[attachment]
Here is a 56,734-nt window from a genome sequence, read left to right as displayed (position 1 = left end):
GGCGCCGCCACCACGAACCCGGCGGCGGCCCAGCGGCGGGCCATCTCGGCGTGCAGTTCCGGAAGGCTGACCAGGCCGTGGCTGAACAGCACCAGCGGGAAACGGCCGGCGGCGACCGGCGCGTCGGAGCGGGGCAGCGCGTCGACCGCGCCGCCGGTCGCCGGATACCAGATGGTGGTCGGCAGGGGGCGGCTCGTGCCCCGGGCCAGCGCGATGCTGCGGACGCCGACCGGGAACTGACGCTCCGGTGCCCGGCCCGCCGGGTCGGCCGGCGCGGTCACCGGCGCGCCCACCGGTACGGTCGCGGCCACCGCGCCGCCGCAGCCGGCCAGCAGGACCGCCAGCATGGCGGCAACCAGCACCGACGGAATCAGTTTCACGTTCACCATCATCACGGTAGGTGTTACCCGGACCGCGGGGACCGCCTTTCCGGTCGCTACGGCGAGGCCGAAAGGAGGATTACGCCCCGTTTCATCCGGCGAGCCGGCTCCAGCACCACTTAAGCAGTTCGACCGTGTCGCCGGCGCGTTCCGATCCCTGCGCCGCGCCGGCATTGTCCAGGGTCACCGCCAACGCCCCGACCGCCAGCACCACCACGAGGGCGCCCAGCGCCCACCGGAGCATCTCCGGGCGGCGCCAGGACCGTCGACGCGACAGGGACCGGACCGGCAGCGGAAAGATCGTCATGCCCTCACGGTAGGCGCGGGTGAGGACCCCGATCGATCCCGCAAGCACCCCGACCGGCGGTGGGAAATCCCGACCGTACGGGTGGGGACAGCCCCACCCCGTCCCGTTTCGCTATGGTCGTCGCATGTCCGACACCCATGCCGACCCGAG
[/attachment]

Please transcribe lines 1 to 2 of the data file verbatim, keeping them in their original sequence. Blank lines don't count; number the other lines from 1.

Here is a 56,734-nt window from a genome sequence, read left to right as displayed (position 1 = left end):
GGCGCCGCCACCACGAACCCGGCGGCGGCCCAGCGGCGGGCCATCTCGGCGTGCAGTTCCGGAAGGCTGACCAGGCCGTGGCTGAACAGCACCAGCGGGAAACGGCCGGCGGCGACCGGCGCGTCGGAGCGGGGCAGCGCGTCGACCGCGCCGCCGGTCGCCGGATACCAGATGGTGGTCGGCAGGGGGCGGCTCGTGCCCCGGGCCAGCGCGATGCTGCGGACGCCGACCGGGAACTGACGCTCCGGTGCCCGGCCCGCCGGGTCGGCCGGCGCGGTCACCGGCGCGCCCACCGGTACGGTCGCGGCCACCGCGCCGCCGCAGCCGGCCAGCAGGACCGCCAGCATGGCGGCAACCAGCACCGACGGAATCAGTTTCACGTTCACCATCATCACGGTAGGTGTTACCCGGACCGCGGGGACCGCCTTTCCGGTCGCTACGGCGAGGCCGAAAGGAGGATTACGCCCCGTTTCATCCGGCGAGCCGGCTCCAGCACCACTTAAGCAGTTCGACCGTGTCGCCGGCGCGTTCCGATCCCTGCGCCGCGCCGGCATTGTCCAGGGTCACCGCCAACGCCCCGACCGCCAGCACCACCACGAGGGCGCCCAGCGCCCACCGGAGCATCTCCGGGCGGCGCCAGGACCGTCGACGCGACAGGGACCGGACCGGCAGCGGAAAGATCGTCATGCCCTCACGGTAGGCGCGGGTGAGGACCCCGATCGATCCCGCAAGCACCCCGACCGGCGGTGGGAAATCCCGACCGTACGGGTGGGGACAGCCCCACCCCGTCCCGTTTCGCTATGGTCGTCGCATGTCCGACACCCATGCCGACCCGAG